By: Michael Dekker – Tulsa World – With oil and gasoline prices setting new records on a daily basis for weeks, there is no foreseeable end, and possibly much worse pain to come at the pump — and at grocery and other stores, local industry leaders said.
“I don’t think it’s going to get much better, that’s for sure,” said Dewey Bartlett Jr., president of Keener Oil and Gas Co., and a board member and former director of the Oklahoma Energy Producers Alliance.
The national average price of regular unleaded surpassed $5 per gallon for the first time on Thursday, according to gasbuddy.com, a fuel price-tracking service.
A multitude of factors, including Russia’s invasion of Ukraine, a relatively stable but limited oil supply, limited refining capacity and high demand have all led to prices well beyond the highest set in 2008, analysts said.
“It is not just an American challenge, it’s a global challenge,” said Heather Boushey, an economist and member of President Joe Biden’s Council of Economic Advisers, during a conference call Monday with journalists from Southern and Southwestern states.
Of the global market, she said, “as long as we are dependent on it, we will always be at the whim of autocrats that want to wage war in other countries without apologies.
“That is why from day one the president has been focused on energy independence,” she told the Tulsa World after being asked about high gas prices.
“That means doing what we can to manufacture clean energy in this country because that is really the way that we are both going to get prices down in the long-term and not be subject to the whims of this global marketplace.”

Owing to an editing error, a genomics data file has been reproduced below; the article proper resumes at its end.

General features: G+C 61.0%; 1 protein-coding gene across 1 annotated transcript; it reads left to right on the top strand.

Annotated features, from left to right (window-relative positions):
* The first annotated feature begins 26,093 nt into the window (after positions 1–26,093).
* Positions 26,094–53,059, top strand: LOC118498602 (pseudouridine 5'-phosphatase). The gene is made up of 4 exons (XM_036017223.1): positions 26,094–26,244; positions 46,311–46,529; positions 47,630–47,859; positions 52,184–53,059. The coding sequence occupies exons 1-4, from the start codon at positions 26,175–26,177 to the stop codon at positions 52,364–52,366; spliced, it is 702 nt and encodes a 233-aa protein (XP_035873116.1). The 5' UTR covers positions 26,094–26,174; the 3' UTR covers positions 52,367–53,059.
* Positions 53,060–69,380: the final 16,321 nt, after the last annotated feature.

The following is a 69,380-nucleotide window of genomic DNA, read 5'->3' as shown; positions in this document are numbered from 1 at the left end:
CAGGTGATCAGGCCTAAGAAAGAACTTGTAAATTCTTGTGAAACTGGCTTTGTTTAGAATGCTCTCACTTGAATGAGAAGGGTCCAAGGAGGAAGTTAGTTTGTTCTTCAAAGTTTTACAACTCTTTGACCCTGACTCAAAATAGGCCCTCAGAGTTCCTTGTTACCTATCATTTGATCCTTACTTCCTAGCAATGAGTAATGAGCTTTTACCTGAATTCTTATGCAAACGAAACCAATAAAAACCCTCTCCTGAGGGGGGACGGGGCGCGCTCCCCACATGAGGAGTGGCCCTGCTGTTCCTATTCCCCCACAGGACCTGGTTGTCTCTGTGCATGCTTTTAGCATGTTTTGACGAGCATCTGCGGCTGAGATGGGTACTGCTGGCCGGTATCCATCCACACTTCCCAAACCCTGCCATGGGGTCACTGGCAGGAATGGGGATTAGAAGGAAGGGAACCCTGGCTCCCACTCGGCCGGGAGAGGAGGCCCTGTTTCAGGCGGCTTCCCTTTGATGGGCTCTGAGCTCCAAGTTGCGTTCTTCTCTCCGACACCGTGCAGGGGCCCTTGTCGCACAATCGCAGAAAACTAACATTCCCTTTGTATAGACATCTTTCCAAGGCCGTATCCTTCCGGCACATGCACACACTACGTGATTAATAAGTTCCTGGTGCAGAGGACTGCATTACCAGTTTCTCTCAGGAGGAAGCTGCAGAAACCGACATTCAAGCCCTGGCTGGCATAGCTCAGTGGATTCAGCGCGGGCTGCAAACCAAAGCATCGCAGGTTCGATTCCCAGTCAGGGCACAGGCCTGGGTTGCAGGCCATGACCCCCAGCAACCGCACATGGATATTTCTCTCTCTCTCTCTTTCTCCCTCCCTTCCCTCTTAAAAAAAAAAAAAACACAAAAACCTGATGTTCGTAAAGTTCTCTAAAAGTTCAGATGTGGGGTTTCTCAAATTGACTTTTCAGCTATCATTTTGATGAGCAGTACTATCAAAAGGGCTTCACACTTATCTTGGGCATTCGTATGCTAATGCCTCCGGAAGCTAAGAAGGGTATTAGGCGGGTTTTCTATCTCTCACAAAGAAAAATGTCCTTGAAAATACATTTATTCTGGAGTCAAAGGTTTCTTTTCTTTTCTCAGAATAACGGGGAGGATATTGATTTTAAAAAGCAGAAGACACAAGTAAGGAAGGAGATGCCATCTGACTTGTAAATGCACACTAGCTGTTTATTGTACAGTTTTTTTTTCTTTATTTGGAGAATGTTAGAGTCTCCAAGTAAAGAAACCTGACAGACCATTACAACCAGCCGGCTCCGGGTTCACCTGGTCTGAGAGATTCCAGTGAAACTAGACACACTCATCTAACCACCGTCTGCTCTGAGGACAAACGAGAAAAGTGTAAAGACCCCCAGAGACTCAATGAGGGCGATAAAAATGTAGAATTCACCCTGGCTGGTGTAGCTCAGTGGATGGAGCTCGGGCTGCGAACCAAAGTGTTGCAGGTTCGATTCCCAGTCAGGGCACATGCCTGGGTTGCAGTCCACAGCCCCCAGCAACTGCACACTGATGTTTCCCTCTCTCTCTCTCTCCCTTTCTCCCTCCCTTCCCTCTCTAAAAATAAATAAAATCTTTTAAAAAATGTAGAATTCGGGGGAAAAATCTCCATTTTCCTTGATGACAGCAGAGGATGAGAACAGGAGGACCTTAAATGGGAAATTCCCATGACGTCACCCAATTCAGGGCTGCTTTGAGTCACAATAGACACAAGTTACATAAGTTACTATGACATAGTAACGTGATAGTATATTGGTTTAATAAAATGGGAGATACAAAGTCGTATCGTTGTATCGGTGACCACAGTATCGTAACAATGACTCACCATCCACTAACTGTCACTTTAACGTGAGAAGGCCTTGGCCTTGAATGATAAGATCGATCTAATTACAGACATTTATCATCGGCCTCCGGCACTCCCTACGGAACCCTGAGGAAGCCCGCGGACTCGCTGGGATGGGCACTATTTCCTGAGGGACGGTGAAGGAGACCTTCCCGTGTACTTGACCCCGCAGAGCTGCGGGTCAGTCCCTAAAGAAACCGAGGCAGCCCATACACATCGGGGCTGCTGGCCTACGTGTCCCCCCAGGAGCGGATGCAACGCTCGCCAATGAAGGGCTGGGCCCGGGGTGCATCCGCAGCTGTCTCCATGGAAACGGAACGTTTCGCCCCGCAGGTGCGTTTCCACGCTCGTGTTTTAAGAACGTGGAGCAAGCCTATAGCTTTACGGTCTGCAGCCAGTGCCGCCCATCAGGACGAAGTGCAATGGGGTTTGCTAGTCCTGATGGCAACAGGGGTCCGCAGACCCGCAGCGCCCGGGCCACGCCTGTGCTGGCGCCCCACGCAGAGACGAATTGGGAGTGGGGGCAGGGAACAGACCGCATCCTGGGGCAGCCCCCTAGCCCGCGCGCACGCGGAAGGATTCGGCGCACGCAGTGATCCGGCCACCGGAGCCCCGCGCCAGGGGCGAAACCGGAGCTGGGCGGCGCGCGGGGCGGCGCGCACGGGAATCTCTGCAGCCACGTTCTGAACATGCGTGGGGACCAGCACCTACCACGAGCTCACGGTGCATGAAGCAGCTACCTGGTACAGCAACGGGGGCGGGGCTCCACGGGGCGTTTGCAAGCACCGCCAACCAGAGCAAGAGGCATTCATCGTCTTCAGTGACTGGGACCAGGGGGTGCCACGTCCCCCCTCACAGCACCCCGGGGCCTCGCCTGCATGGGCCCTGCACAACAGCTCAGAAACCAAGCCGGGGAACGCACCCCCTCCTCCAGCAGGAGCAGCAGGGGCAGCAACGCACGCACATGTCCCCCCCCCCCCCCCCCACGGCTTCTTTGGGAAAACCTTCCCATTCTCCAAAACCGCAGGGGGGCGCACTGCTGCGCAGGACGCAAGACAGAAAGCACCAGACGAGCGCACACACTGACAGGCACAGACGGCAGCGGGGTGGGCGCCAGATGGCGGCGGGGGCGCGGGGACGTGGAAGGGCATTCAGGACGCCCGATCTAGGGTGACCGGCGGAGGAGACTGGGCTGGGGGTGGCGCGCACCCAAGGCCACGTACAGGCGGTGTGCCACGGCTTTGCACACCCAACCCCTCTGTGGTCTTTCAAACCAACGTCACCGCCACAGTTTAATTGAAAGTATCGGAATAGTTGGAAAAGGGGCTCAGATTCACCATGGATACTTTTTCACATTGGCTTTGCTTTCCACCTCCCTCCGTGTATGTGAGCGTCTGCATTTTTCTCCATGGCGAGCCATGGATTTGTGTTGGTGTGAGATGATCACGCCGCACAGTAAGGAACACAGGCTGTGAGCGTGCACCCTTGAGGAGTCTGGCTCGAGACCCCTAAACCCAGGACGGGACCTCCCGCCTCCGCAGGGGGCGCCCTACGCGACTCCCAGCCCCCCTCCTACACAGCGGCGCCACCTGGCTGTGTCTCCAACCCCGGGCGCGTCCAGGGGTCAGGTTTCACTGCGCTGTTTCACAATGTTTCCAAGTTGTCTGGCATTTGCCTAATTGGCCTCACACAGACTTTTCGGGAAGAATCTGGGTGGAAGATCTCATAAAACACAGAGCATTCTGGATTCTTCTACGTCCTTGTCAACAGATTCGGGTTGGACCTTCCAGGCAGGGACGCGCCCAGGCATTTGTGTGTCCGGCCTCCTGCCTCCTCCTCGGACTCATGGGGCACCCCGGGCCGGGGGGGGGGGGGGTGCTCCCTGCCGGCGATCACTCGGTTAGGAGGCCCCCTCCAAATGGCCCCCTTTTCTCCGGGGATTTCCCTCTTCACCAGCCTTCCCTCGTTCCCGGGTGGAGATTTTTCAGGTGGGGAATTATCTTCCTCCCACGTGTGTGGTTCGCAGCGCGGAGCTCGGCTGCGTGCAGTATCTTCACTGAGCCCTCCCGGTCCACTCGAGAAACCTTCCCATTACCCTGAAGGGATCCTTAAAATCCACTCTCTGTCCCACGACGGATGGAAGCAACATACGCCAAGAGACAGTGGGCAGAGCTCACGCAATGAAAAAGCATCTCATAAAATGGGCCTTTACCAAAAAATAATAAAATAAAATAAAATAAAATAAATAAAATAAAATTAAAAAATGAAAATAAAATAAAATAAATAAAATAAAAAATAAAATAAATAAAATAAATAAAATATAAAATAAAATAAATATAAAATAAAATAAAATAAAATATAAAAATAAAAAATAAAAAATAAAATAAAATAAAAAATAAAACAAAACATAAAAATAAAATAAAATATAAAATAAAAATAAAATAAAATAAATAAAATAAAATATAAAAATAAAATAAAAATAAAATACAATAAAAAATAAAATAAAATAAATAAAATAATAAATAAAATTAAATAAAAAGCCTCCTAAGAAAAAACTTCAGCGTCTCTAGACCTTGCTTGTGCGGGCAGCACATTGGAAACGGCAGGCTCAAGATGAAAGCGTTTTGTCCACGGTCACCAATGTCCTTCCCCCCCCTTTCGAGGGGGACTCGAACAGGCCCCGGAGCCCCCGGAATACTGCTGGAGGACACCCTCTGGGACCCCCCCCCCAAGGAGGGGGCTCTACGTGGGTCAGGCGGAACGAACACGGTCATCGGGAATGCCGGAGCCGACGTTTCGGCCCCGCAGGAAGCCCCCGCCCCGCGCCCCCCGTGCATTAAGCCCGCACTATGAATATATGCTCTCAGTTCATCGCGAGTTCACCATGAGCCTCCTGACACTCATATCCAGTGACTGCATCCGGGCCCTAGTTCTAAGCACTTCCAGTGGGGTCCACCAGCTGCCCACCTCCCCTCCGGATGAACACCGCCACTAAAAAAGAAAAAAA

Local industry leaders and Republicans strongly disagree.
They blame the Biden administration’s energy policies and say fossil fuels remain the primary and only current, viable source for global energy needs.
What both sides do seem to agree on is a limited amount of oil that currently can be produced.
Tom Atkinson, founder and owner of Okie Crude Co., a Tulsa-based oil and gas producing company, said there is only a “margin” of about 2 million barrels of oil per day, globally.
“That is extremely thin,” he said. “We don’t have very much elasticity in supply.”
That lack of ability to increase supply, combined with high demand, has caused prices to skyrocket, he said.
Atkinson said that after a 2009 oil slump, many oil rigs and equipment were “cannibalized,” and that it would take 18 to 24 months to get many of them back up and running.
His company operates about 100 wells in Oklahoma, Texas, Louisiana and Montana, he said.
Patrick De Haan, head of petroleum analysis at GasBuddy, said a reduction in refining capacity is another reason prices have skyrocketed.
“You can have as much oil as you want, but there is only a finite amount of refining capacity,” he told the Tulsa World by phone.
During Monday’s conference call, Jared Bernstein, a senior fellow at the Center on Budget and Policy Priorities and another member of Biden’s Council of Economic Advisers, also addressed the Tulsa World about gas prices.
“We … have tried to talk to international producers as well as domestic producers to get them to increase the supply, and respond to price signals that are instructing them very much to do so,” Bernstein said.
Both Bartlett and Atkinson said neither they nor their organizations, have been approached by anyone in the Biden administration.
Asked if he would welcome such an outreach, Bartlett, a former Tulsa mayor said, “Absolutely.”
“To me, it stuns me that they have not reached out to the industry,” Bartlett said, “To ask the question of what needs to be done in order to increase domestic and oil and natural gas production. That has not happened.”
We can’t get the rig count back to where we were because a lot of people have left the industry,” he said. “You can’t just turn on a switch.”
“Both the major and minor players in the industry … they know the problems and they can point out what they are,” Bartlett said.
Last month, the U.S. House — divided almost entirely on party lines — approved legislation to crack down on alleged price gouging by oil companies and other energy producers.